I searched for openshift plugins and found the ones listed below. Generally speaking, these plugins allow you to do the same than the Openshift API and they’re not very popular (based on the number of downloads), also they lack of documentation (except the Deployer plugin).

a) OpenShift Login Plugin: 0 downloads
b) OpenShift Sync Plugin: 160+ downloads
c) OpenShift Pipeline Plugin: 250+ downloads
d) Openshift Deployer plugin: 120+ downloads
I installed the first (a and b) two but didn’t see any additional build steps or something additional in the post build steps.
c) The Pipeline plug-in added the following build steps (shown in the slideshow below in the same order): and the Build Trigger option “OpenShift Jenkins Pipeline Builder”
  1. Create Resource
  2. Delete Resource (there are multiple options here, you can delete by key, by YAML/JSON file or by specifying a Label)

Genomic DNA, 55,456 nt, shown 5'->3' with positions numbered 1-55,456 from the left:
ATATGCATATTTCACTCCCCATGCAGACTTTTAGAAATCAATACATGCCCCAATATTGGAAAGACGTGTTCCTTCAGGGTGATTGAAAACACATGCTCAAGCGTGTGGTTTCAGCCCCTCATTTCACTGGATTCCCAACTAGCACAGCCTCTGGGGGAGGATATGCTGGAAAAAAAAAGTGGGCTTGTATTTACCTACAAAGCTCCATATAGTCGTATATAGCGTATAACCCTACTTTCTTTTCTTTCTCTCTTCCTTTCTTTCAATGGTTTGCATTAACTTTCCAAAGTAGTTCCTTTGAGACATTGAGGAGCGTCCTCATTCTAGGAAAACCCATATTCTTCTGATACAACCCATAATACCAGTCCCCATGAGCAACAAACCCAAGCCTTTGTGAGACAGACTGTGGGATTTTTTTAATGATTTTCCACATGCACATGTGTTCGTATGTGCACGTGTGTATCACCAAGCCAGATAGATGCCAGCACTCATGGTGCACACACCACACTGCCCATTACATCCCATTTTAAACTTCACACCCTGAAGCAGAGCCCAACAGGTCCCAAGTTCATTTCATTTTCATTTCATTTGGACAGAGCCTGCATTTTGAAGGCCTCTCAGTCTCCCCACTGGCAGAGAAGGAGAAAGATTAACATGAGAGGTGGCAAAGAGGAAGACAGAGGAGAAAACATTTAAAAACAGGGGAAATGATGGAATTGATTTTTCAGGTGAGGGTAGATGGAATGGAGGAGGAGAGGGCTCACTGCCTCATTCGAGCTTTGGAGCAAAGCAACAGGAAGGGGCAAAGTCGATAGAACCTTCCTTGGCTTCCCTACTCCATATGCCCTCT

3. Exec (to open a shell connection to a pod)
  4. Tag image
  5. Cancel Build
  6. Trigger Build
  7. Trigger Deployment
  8. Verify Build
  9. Verify Deployment
  10. Verify Service
  11. Scale Deployment (also available as a post build step)

    El pase de diapositivas requiere JavaScript.

d) The Deployer plug-in on the other hand, added the Deploy and Delete openshift application build steps.


In terms of scripting, if you’re not familiar with the syntax for openshift pipelines you can simply click in Pipeline Syntax to generate the Pipeline script aided by the UI as seen in the following image.

14-snippet-generatorsDifferent pipelines have different options, the only ones being common are: cluster API URL, Authorization token and the project name. For example, the following screenshot displays the options that were required to tag my sample app image.


OpenShift 3.3

On a side note, Openshift 3.3 was recently released (Sept 2016) and Pipelines were integrated into Openshift. This means that ‘the same OpenShift build steps are available in the classic “freestyle” jobs as Jenkins Pipeline DSL methods’. Another scenario for Openshift is to use it in conjunction with the Kubernetes Jenkins plugin to dynamically provision slave instances as demonstrated here. I tried to install this plug-in but didn’t come-up in the list of Available plug-ins.


Javier Andrés Cáceres Alvis

Microsoft Most Valuable Professional – MVP

Intel Black Belt Software Developer